If there is a new sheriff in town? AWS App Runner - introduction part

By Daniel Aniszkiewicz ยท 22 May, 2021


A couple of days ago a pretty interesting AWS service related to application containerization was released, called AWS App Runner. From the first point of view, it looks like Heroku.

There are so many stories of startups going with Heroku at the beginning of their journey, as they lack AWS infrastructure experience, and then moving to AWS when it hit scalability problems. Very good approach from AWS to make some impact in this area, so people could increase the usage with AWS, starting from the AWS App Runner, and then use different AWS services in an evolutionary way and gradually transfer architecture to AWS.

There is also a similar service in AWS, called Elastic Beanstalk. The Elastic Beanstalk provides automation that helps simplify deploying, scaling, and monitoring web applications, and gives customers deep control and visibility over the AWS resources powering the application.

The biggest difference is a fact, that with the EB you have complete resource control, which means there is a freedom to select the AWS resources, such as Amazon EC2 instance type, you can also "open the hood" and retain full control over the AWS resources powering your application. If you decide you want to take over some (or all) of the elements of your infrastructure, you can do so seamlessly by using Elastic Beanstalk's management capabilities.

So if you have some applications on EB you should continue to benefit from controlling the configuration of the AWS services and infrastructure for your applications as needed.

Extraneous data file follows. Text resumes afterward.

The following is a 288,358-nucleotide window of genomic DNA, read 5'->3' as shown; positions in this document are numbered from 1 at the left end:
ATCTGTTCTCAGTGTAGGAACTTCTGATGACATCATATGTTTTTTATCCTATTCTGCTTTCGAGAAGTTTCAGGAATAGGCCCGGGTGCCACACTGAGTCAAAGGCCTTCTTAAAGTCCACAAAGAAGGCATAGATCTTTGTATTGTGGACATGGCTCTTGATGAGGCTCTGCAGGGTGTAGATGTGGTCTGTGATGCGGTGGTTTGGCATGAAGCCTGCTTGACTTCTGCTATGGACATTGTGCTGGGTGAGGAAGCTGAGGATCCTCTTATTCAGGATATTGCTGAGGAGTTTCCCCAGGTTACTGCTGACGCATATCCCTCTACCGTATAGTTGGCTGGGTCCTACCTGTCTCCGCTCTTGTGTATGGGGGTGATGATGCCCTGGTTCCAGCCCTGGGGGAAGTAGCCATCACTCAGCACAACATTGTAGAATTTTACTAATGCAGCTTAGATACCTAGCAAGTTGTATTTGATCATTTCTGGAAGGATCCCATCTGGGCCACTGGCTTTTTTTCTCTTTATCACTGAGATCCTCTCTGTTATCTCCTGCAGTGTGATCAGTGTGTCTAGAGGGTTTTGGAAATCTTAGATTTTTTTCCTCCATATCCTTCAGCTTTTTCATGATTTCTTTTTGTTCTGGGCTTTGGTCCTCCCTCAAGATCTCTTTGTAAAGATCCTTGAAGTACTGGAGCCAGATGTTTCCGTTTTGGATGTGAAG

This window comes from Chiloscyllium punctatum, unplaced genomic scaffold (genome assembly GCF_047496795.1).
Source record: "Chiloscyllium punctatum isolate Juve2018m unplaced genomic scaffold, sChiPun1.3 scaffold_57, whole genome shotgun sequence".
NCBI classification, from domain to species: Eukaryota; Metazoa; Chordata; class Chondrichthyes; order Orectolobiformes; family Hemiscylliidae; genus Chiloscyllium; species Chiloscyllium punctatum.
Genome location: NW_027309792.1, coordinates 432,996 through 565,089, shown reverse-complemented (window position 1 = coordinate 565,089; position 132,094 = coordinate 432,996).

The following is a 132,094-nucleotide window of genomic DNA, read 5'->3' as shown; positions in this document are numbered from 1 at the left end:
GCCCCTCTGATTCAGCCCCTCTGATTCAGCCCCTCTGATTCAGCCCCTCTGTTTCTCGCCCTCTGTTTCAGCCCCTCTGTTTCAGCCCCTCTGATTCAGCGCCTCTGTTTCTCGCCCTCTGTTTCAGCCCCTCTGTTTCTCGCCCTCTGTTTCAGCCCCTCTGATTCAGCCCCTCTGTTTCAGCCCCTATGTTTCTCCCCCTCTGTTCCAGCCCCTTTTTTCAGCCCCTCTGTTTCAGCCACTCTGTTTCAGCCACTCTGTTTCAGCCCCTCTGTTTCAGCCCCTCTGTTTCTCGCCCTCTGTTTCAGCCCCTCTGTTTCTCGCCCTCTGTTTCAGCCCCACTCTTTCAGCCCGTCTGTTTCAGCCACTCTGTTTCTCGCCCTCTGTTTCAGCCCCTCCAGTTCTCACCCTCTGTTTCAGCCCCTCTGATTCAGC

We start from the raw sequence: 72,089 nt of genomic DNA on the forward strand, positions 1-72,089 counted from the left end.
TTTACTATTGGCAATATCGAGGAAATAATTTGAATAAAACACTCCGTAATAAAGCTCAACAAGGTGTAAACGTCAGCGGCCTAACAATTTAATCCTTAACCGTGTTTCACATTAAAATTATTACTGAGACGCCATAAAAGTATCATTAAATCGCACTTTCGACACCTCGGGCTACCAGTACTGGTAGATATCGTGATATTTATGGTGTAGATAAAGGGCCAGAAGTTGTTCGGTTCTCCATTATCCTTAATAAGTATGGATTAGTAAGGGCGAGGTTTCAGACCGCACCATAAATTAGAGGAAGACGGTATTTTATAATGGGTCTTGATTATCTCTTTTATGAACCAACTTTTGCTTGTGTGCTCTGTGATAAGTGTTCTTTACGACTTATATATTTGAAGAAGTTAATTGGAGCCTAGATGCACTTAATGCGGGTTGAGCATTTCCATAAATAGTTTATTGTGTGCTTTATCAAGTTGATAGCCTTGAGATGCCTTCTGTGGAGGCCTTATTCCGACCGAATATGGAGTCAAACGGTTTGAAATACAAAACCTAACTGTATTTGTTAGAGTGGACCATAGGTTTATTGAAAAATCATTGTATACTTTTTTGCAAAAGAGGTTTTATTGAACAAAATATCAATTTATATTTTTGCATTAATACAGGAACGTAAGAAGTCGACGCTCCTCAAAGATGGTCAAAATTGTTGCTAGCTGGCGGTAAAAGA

General content


Why to even bother to use AWS App Runner for your app? You can benefit from AWS handling as much of the infrastructure configuration and operations as possible. This will help to focus on your code and application and take advantage of AWS operational and configuration best practices that are built into App Runner.

Features (for now):

  • Autoscaling (scales the number of containers up or down).
  • Secure by design (fully managed TLS).
  • Automatic deployments (both for connected code repository or container image registry).
  • Load balancing (automatically).
  • Logs and metrics (via CloudWatch).

You can use AWS App Runner to create and manage services based on two fundamentally different types of service sources: source code and source image. Regardless of the source type, App Runner takes care of starting, running, scaling, and load balancing your service.

At this time, App Runner can retrieve your source code from a GitHub repository, or retrieve your source image from Amazon Elastic Container Registry (Amazon ECR) in your AWS account.

You can use the CI/CD capability of App Runner to track changes to your source image or code. When App Runner discovers a change, it automatically builds (for source code) and deploys the new version to your App Runner service.


As I write this article, AWS App Runner provides only Node.js and Python managed runtimes. For the rest of the languages, you need to use container images.

Moreover, no all regions are supported right now:


More information about the service here, and for the documentation here.


You are charged for the computing and memory resources used by your application. You can also pay for additional App Runner features like building your deployment from source code or automating your deployments. The below picture shows the pricing:


More pricing example could be found here.


At first glance, the service looks amazing. The most important things are automated, it only takes a moment to launch an application and AWS does the rest for us. This allows you to focus fully on application development rather than infrastructure. In the future the service will probably be extended, it's only been a few days since the first version came out.

Definitely it worth watching roadmap for upcoming changes to this service, for now, the #1 is VPC connectivity.

I would recommend this service for people who are starting with a new application in the AWS cloud, and for people who are just beginning their adventure with AWS and would like to have the problem of infrastructure in mind.

In the next blog post, we will focus on deploying HapiJS application (from the source code located on Github) to App Runner.